I am grateful for the comments of the hon. Member for Guildford, which acted as a clear rebuttal of the new clause, which has been tabled without sensible thought as to the consequences.
The first part of the new clause seeks to make the offence of illegal waste disposal arrestable. That is unnecessary because it is already achieved elsewhere in the Bill. Clause 41 introduces a new maximum penalty of imprisonment for up to five years for illegal waste disposal, which will therefore become an arrestable offence under the Police and Criminal Evidence Act 1984.
The second part of the new clause seeks to give an Environment Agency officer the same powers of arrest for illegal waste disposal as those of a constable. I agree with the hon. Member for Guildford that it is neither appropriate nor necessary for the Environment Agency to be given such powers. I can confirm that the Environment Agency does not want its officers to have that power. The agency has natural concerns over the personal safety of its officers, who are not trained or equipped to arrest people, especially those who might resist an arrest, and it does not have any facilities to detain those who are arrested. Those are important practical considerations that militate against the proposal.
Even worse is the opportunism behind the new clause, which totally contradicts the remarks that the hon. Member for Vale of York has made in this Committee. When we discussed crime reduction partnerships, she said that
''residual authority should remain with the police. I would prefer them to be uniformed police. The Minister must accept that, although a large number of community support officers have been appointed, they do not have the same qualifications, training and powers of arrest as fully qualified and licensed police officers.''—[Official Report, Standing Committee G, 18 January 2004; c. 11.]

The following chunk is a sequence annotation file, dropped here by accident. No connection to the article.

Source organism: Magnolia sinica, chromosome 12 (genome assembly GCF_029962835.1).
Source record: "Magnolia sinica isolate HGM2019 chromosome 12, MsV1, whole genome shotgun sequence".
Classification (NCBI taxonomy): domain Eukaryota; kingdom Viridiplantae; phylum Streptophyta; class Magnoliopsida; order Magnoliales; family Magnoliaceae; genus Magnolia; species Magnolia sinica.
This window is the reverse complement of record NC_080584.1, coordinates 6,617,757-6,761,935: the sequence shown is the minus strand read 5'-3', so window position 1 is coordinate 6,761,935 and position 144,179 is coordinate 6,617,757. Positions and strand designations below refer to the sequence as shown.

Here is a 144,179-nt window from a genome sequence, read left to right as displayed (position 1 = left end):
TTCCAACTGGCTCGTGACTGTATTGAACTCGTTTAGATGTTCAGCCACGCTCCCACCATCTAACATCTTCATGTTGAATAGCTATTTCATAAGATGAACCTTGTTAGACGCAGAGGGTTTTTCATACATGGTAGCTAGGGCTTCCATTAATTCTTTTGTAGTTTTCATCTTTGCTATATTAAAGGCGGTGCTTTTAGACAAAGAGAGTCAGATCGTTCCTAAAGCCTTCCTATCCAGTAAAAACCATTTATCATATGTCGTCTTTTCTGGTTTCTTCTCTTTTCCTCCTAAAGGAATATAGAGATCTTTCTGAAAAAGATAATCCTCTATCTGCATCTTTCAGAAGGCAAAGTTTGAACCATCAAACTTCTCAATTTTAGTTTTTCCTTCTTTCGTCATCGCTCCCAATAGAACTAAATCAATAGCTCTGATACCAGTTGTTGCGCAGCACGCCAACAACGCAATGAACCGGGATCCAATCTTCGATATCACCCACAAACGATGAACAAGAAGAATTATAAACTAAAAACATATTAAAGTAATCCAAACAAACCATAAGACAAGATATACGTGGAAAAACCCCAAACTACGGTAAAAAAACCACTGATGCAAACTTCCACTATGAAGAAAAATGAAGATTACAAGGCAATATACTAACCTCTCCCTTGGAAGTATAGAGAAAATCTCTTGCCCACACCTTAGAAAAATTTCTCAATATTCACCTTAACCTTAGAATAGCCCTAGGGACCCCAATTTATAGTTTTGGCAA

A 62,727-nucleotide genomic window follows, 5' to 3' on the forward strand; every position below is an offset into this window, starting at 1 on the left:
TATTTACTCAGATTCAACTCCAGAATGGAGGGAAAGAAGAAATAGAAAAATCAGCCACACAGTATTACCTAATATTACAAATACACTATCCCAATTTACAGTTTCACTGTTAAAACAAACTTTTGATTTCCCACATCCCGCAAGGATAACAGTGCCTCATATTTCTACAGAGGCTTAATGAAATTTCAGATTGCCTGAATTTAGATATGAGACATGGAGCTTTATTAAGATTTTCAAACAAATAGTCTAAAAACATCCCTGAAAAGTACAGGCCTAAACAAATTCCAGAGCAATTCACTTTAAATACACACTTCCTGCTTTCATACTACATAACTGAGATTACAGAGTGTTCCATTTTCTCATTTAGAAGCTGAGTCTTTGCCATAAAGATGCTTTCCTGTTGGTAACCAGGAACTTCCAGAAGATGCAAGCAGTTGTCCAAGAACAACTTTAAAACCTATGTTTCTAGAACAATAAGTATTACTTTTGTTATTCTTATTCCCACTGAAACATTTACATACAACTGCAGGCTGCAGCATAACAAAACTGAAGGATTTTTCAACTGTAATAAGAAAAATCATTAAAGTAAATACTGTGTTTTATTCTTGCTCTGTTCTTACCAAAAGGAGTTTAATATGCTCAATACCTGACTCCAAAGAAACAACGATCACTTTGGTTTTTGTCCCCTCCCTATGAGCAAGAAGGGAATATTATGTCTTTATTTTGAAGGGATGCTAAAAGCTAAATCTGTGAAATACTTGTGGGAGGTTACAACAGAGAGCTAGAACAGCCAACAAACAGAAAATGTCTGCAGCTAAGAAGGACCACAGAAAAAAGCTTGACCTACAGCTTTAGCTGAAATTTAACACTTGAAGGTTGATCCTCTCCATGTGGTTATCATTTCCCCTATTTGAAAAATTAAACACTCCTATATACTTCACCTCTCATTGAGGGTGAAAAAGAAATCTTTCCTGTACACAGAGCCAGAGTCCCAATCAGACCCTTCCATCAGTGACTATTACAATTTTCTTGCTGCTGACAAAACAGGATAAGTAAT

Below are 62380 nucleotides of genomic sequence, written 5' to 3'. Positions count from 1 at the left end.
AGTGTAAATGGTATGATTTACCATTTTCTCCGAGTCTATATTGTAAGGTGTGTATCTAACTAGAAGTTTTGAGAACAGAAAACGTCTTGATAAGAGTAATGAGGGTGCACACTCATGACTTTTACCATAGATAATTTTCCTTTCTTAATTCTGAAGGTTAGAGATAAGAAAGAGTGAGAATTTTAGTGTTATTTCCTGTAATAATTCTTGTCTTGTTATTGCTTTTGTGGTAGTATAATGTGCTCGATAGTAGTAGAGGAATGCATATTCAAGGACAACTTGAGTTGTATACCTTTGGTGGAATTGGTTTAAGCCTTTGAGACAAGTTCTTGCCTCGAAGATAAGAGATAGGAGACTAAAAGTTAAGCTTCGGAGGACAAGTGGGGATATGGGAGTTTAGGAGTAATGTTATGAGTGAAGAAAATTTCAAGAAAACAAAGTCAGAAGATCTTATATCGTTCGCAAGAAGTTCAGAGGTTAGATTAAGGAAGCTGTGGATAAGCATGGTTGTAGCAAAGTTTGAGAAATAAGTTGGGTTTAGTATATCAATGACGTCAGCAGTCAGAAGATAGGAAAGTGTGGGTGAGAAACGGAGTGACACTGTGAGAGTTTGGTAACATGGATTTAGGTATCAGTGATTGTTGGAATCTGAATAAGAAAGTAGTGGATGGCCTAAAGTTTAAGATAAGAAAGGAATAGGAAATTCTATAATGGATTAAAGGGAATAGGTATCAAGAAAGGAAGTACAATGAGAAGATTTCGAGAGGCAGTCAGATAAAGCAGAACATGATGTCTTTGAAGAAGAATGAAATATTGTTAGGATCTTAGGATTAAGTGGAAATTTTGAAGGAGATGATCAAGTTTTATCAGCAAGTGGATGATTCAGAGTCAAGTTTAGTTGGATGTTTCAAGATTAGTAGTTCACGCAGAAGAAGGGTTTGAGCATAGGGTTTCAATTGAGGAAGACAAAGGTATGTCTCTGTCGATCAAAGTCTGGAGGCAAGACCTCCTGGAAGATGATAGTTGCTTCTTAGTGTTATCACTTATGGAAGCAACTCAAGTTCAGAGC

Well, on this occasion I agree with what the hon. Lady said then, although I do not agree that it was appropriate to the clause that she was addressing at the time.
Does the hon. Lady not understand the mass of inconsistencies in what she is saying? Her remarks are certainly true when applied to Environment Agency officers, although not in relation to minor offences, but to serious ones. It is even more important that we ensure that the most appropriate body has powers of arrest for fly-tipping, which in this case is the police, who are fully trained in arrest and dealing with any potential complications. We know the complications that can arise, very often in rural areas—we are talking about an urban and rural issue—when circumstances are identified and there is a need to nip things in the bud.
The Environment Agency and local authorities can request police assistance at any time—in my experience they work well in action—and, in the vast majority of cases, they have no difficulties in receiving police support when it is needed. I hope very much that the hon. Lady will withdraw the new clause.
Debate adjourned.—[Peter Bradley.]
Adjourned accordingly at six minutes to Eleven o'clock till this day at half-past Two o'clock.